The reason this is even a discussion that’s happening (I refuse to use the word “debate” here) is because of known fraud and former doctor Andrew Wakefield, and his thoroughly debunked and retracted study that suggested a link between the MMR vaccine and Autism. Study after study has shown that there is absolutely no link between vaccines and Autism.
Of course, if you’re reading this, you’re probably well aware that vaccines are safe and effective. And if you’re on the fence or unsure, you can check out this other article I wrote that might address many of the concerns you have.
What makes this so interesting is the disparity of funding sources for these advertisements, as the study authors noted in their conclusion:
A small set of anti-vaccine advertisement buyers have leveraged Facebook advertisements to reach targeted audiences. By deeming all vaccine-related content an issue of “national importance,” Facebook has further the politicized vaccines. The implementation of a blanket disclosure policy also limits which ads can successfully run on Facebook. Improving transparency and limiting misinformation should not be separate goals. Public health communication efforts should consider the potential impact on Facebook users’ vaccine attitudes and behaviors.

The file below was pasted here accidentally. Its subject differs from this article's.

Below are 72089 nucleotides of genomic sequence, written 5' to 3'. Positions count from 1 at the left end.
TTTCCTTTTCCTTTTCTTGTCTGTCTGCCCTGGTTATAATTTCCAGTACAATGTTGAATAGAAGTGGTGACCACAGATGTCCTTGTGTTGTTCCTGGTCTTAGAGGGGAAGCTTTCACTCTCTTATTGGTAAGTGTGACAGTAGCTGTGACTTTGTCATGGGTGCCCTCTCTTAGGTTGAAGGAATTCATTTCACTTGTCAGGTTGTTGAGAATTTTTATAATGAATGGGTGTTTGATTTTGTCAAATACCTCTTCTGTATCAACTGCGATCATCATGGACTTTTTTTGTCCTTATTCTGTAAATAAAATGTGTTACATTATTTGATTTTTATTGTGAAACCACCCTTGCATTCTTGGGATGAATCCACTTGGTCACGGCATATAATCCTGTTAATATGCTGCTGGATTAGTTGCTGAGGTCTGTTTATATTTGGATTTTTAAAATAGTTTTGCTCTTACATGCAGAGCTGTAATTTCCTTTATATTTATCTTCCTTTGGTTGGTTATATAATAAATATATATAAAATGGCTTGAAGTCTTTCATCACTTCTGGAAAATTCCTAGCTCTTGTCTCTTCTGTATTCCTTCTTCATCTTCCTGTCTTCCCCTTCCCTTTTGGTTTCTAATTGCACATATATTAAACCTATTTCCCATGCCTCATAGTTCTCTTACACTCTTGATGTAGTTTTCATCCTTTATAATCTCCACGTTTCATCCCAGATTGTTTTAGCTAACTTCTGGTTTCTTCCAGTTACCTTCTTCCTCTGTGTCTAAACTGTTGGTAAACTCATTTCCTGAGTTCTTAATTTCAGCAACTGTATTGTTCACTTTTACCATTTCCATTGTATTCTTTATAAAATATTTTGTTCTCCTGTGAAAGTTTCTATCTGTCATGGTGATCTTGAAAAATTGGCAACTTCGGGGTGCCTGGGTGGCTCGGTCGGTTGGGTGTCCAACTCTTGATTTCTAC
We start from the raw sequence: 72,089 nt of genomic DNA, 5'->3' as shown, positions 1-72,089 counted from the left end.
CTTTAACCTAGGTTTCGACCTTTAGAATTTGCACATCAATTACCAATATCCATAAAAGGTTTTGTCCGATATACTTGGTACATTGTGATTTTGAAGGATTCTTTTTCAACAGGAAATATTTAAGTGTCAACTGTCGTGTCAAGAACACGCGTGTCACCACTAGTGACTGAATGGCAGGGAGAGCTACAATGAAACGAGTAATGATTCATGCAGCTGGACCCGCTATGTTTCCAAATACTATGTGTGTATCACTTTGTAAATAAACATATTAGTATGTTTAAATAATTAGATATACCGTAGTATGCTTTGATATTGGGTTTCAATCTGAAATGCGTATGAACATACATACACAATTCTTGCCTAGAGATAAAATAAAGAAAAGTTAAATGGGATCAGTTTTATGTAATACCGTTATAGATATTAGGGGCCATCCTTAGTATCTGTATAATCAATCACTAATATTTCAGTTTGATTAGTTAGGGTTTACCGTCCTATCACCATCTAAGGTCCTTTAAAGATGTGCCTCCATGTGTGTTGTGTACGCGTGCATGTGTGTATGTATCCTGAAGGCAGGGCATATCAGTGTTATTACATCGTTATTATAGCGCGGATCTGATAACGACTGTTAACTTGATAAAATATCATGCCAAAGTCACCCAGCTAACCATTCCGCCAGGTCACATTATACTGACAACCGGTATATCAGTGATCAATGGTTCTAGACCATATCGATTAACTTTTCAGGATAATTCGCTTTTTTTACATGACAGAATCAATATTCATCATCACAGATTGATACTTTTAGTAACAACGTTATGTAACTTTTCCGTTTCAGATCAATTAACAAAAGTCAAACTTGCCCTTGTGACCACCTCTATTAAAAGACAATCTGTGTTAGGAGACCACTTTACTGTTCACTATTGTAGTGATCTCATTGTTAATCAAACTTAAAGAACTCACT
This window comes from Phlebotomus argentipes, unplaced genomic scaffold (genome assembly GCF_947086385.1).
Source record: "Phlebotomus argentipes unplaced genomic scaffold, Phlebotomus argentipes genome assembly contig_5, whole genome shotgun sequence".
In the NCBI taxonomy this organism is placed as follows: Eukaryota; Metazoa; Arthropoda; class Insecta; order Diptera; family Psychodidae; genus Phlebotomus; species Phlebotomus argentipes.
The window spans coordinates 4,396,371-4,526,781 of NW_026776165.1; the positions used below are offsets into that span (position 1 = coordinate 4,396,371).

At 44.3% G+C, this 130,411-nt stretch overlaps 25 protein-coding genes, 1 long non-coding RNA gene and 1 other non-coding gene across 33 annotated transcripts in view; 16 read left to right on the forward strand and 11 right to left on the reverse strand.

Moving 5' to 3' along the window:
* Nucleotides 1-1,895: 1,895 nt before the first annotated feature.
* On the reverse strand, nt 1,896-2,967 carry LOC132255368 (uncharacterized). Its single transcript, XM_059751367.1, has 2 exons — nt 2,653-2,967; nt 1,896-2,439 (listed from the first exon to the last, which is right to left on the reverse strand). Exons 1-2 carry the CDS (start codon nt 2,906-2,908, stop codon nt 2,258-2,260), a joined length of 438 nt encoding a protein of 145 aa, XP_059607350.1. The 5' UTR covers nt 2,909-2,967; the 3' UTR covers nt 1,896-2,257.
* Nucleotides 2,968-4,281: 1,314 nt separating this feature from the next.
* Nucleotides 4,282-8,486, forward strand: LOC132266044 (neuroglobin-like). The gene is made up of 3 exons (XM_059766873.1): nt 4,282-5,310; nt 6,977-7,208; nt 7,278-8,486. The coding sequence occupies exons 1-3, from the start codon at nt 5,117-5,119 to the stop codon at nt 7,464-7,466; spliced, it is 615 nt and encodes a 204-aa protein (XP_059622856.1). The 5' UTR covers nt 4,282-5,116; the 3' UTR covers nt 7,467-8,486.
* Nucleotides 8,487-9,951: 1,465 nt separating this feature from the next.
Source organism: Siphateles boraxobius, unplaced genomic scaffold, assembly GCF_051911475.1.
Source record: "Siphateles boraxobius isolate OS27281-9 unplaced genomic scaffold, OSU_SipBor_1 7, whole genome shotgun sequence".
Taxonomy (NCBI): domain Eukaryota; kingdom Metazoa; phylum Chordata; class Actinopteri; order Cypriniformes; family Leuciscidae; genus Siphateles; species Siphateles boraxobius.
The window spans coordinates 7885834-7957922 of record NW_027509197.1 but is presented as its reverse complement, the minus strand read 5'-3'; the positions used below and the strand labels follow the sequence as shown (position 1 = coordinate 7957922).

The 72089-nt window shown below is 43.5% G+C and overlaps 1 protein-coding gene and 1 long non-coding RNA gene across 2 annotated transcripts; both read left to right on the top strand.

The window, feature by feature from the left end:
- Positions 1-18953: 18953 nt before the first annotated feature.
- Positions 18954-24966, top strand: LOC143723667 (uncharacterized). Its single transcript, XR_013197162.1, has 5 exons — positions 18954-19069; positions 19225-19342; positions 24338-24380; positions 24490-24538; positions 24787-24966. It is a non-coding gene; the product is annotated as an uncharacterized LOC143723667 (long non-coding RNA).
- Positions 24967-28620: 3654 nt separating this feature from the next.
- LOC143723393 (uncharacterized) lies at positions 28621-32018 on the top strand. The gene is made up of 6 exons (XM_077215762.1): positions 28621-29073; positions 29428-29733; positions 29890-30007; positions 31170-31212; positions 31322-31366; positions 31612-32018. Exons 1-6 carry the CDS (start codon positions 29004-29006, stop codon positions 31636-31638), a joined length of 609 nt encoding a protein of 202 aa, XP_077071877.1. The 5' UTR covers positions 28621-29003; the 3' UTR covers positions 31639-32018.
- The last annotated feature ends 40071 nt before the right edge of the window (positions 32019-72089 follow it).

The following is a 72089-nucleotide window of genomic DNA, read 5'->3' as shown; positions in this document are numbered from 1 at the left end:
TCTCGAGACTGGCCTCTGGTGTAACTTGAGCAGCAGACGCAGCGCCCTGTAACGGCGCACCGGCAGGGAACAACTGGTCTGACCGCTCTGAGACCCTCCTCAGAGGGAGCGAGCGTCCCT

I’m not sure I agree with the claim of Facebook politicizing vaccines here, as I don’t consider “kids not dying from preventable diseases” a political issue. It’s more a “I’m not a shitty person” issue to me, I guess.
I also don’t agree with the statement that “improving transparency and limiting misinformation should not be separate goals.” In my mind, the two issues are independent from one another, as they have different approaches and different outcomes. For one, transparency simply means giving people access to information, like creating a tool for laypeople to search advertisements. Limiting information is quite a bit more complicated than creating a search tool for advertisements.